Dad: American UN worker kidnapped in Congo strived for peace

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HESSTON, Kan. (AP) — An American United Nations worker who was among six people kidnapped in the Democratic Republic of Congo was doing humanitarian work and has had some success in persuading militia leaders to give up child soldiers, his father said.

Michael Sharp, 34, believes that years of violence in eastern Congo have solved nothing and was working to do something about it, his father, John Sharp, told The Wichita Eagle .

Michael Sharp and a Swedish U.N. worker, Zahida Katalan, were abducted along with three Congolese drivers and a translator while driving through the Kasai Central province, a Congo government spokesman said Monday.

The kidnappers haven't been identified. The U.N. mission in Congo, known as MONUSCO, confirmed Monday that two experts from the mission had disappeared in the country and said it was doing everything possible to find them.

The U.S. Embassy in Kinshasa said in a statement that it was aware of the reports of a missing U.S. citizen and was monitoring the situation closely.

Michele Miller Sharp, who is Michael Sharp's mother and John Sharp's wife, told The Elkhart Truth , of Indiana, on Tuesday that they believe their son is alive but that finding him will be tedious due to the many militia groups in that area.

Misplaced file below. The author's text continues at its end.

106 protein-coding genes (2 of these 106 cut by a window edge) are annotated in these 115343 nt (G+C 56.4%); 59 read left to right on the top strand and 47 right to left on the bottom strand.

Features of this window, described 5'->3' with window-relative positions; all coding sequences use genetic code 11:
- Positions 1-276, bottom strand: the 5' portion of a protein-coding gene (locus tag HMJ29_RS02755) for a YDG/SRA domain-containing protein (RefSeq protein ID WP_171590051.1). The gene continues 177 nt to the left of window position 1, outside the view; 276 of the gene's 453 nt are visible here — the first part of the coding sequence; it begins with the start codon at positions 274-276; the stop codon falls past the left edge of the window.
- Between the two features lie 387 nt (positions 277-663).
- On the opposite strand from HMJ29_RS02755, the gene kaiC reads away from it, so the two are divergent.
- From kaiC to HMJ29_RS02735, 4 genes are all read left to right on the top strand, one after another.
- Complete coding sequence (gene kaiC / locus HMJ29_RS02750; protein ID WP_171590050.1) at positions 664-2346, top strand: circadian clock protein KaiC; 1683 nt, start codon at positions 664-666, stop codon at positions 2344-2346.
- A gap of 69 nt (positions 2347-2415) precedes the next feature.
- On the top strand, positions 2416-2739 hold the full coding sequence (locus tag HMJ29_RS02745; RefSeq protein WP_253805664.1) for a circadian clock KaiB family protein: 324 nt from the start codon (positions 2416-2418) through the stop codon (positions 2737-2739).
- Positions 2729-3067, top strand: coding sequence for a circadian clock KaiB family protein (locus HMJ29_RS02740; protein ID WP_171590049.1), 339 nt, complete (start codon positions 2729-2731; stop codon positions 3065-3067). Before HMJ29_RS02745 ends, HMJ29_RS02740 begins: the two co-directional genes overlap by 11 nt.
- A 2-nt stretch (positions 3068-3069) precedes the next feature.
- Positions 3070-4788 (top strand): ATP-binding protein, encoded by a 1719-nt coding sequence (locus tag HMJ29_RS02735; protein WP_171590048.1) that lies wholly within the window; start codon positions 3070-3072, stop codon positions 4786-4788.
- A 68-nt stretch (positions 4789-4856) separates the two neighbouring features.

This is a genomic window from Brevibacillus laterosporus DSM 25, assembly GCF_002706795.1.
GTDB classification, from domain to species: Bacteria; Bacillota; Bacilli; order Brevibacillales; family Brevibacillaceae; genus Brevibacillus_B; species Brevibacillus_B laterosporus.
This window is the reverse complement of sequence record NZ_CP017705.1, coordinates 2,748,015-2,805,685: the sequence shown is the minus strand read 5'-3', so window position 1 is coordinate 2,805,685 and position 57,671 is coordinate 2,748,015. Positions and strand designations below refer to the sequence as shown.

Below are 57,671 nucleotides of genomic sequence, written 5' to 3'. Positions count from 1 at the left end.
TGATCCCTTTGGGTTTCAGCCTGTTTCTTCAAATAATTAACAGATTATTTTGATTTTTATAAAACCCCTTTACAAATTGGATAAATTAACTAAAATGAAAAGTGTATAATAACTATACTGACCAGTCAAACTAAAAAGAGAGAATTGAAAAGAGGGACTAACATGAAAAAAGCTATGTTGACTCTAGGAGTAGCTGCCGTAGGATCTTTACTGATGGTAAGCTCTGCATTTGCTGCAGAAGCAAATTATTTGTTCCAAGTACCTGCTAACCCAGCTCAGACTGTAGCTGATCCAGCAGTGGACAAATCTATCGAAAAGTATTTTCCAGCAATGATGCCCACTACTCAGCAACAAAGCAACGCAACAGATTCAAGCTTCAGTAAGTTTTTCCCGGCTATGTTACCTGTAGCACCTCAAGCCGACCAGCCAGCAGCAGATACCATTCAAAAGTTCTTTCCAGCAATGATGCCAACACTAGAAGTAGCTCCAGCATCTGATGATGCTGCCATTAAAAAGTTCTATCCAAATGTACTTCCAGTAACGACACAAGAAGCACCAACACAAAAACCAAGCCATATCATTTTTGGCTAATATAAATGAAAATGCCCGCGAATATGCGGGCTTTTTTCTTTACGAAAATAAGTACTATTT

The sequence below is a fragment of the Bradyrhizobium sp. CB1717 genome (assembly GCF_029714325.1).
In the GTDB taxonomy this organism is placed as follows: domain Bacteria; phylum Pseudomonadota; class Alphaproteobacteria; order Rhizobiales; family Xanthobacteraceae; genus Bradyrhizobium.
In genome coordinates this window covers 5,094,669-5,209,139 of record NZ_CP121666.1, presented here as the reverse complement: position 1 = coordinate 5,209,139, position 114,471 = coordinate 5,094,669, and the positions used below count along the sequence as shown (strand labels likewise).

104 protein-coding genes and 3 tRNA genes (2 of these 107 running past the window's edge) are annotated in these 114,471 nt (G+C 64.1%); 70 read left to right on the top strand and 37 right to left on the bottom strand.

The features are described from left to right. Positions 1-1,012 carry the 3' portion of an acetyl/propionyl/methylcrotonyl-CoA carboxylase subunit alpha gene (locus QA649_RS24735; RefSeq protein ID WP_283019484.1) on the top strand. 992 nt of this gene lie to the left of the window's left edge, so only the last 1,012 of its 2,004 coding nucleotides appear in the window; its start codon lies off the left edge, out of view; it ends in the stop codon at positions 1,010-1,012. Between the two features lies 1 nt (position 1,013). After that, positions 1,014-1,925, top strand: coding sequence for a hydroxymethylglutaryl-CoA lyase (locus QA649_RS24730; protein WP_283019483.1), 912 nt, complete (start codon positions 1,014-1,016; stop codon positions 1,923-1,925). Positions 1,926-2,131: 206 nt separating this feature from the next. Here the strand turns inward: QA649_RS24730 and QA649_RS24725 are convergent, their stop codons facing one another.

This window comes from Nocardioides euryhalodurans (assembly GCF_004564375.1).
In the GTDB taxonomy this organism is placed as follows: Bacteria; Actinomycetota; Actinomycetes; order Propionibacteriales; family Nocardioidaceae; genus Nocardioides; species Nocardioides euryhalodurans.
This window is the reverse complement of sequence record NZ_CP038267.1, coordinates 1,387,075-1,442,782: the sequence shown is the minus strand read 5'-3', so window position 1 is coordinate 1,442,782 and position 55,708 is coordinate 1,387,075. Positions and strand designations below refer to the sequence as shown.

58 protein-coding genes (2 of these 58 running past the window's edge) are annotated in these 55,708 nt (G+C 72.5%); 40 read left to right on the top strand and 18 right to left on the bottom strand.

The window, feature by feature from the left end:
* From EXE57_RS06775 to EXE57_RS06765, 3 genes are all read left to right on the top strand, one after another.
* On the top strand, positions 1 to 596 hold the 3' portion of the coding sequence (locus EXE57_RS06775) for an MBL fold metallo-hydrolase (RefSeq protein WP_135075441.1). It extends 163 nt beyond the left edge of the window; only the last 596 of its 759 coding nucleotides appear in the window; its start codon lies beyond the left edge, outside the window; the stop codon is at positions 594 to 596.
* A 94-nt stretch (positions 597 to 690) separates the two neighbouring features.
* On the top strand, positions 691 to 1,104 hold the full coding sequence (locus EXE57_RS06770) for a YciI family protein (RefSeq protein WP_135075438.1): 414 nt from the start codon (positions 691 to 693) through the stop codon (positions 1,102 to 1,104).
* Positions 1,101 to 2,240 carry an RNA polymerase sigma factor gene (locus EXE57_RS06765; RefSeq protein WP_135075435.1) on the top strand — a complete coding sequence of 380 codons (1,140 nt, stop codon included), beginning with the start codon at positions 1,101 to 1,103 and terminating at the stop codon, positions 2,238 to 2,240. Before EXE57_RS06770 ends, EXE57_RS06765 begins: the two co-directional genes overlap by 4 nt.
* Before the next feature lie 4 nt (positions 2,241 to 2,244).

"The U.N. has been investigating in the area and no bodies have been found," she said. "At the same time there has also been no proof of life. Investigators, though, still have no idea which militia group is responsible for the attack."

She said the last few days had been difficult for the family. She and her husband live in Hesston, Kansas, where he is a professor at Hesston College.

"He worked hard for peaceful solutions in everything he faced," she said. "We hope that there will be a peaceful solution here as well."

John Sharp told the Eagle that Michael, or M.J., knew the risks.

"We're hopeful," John Sharp said. "The U.N. has been good about staying in touch with us. M.J. is resourceful. He's smart. He knows the culture, knows the games. If anybody can get out, he will."

Michael Sharp previously spent three years in Germany counseling U.S. troops who were interested in becoming conscientious objectors, his father said. Before joining the U.N., he worked for three years for the Mennonite Central Committee in Central Africa.

Congo is home to multiple militias competing for stakes in its rich mineral resources. John Sharp said that with the U.N., his son has had some success in persuading militia leaders to give up child soldiers.

He said he last spoke to his son in late February.

"We came to terms with his work quite some time ago," John Sharp said. "We have known that this is his life and passion. We are fully supportive. We're concerned, yes, but we have visualized this moment. We've hoped it would not come, but we've known that it could."

Michael Sharp grew up in Indiana before moving with his parents to Kansas in 2005. He lives in Albuquerque, New Mexico, when not working abroad.

"We're hoping for a resolution that does not include violence, and we've expressed that to the (United Nations)," John Sharp said. "It would be ironic if that were used to rescue him when he has committed his life to nonviolent resolution. We hope and pray for his rescue and delivery."


Information from: The Wichita (Kan.) Eagle,

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